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Divorce and Pregnancy

Missouri’s divorce law, which allows judges to stop pregnant individuals from divorcing their spouses, went viral online this month when a Democratic state representative introduced legislation to overturn the 1973 law. There are similar laws in Arkansas and Texas, where judges frown upon entering a divorce decree until a pregnancy is terminated or a baby is born. This is particularly alarming in Missouri, where the state banned abortion in June 2022, including in cases of rape and incest. The alleged justification for the Missouri divorce law is that the courts should not have to have to resolve issues of paternity, child custody, and child support during a divorce. This applies even in cases of domestic violence and may lead to reproductive coercion.

Reproductive coercion is a type of abuse. It involves threats or acts of violence against a person’s reproductive health or decision-making. Approximately 25% of people who contact the National Domestic Violence Hotline report experiencing reproductive coercion.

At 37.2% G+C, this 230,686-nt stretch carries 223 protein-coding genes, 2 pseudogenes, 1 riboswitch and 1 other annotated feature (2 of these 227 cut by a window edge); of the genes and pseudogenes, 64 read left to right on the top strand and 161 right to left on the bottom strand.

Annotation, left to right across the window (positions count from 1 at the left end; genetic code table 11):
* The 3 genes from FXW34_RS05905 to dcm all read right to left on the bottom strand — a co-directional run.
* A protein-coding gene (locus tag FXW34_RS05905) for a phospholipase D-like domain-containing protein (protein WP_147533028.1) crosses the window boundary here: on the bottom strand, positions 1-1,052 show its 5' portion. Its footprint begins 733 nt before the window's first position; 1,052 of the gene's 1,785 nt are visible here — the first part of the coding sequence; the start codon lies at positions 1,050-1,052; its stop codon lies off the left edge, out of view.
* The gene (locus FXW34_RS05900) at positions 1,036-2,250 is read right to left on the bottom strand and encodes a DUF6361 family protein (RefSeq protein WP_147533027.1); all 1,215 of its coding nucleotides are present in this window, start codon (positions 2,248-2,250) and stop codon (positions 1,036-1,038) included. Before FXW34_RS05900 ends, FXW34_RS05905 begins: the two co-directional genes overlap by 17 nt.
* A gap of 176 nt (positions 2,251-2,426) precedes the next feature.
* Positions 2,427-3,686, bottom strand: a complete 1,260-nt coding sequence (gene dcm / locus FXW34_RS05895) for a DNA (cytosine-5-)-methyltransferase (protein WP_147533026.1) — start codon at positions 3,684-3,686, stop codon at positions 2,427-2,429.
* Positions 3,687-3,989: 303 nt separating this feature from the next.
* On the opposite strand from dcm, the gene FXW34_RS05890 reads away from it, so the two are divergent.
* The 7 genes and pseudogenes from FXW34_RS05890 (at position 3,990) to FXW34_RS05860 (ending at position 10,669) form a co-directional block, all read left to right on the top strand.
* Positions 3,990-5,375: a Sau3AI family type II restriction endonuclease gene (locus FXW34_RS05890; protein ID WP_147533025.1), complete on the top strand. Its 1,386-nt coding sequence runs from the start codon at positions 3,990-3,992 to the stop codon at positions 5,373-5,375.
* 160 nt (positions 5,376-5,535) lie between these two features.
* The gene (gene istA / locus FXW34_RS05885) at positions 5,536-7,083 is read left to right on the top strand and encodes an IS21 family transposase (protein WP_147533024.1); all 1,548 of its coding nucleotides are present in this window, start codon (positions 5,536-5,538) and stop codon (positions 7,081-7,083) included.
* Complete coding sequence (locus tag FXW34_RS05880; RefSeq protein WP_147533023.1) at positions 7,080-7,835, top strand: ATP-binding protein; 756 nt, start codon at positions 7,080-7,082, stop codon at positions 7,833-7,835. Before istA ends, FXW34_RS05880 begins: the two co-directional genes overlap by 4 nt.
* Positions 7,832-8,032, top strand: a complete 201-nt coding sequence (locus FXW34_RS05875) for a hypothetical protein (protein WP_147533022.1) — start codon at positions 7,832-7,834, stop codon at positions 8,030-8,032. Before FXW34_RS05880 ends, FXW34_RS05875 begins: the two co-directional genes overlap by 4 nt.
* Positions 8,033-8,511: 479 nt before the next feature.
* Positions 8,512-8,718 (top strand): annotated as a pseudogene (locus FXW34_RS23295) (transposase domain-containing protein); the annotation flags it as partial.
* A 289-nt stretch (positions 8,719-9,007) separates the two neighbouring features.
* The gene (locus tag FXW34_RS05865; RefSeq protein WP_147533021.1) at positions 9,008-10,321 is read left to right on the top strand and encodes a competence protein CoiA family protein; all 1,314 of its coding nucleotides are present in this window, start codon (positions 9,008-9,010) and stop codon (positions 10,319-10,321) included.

Examples of reproductive coercion include threatening violence or becoming violent if a person wishes to either end or continue a pregnancy; refusing to use, breaking, or removing a condom during intercourse; or, withholding finances needed to purchase birth control or to get an abortion.

Missouri House Bill 2402  would change the language of the law to clarify that “pregnancy status shall not prevent the court from entering a judgment of dissolution of marriage or legal separation.”

Unlike Missouri, the Commonwealth of Pennsylvania does not require pregnant people to disclose their status in a divorce complaint. Issues such as paternity, child custody, and child support can be handled in separate proceedings from a divorce if and/or when a child of the marriage is born post-divorce. Residents can feel secure that seeking a divorce does not jeopardize their reproductive freedoms within Pennsylvania.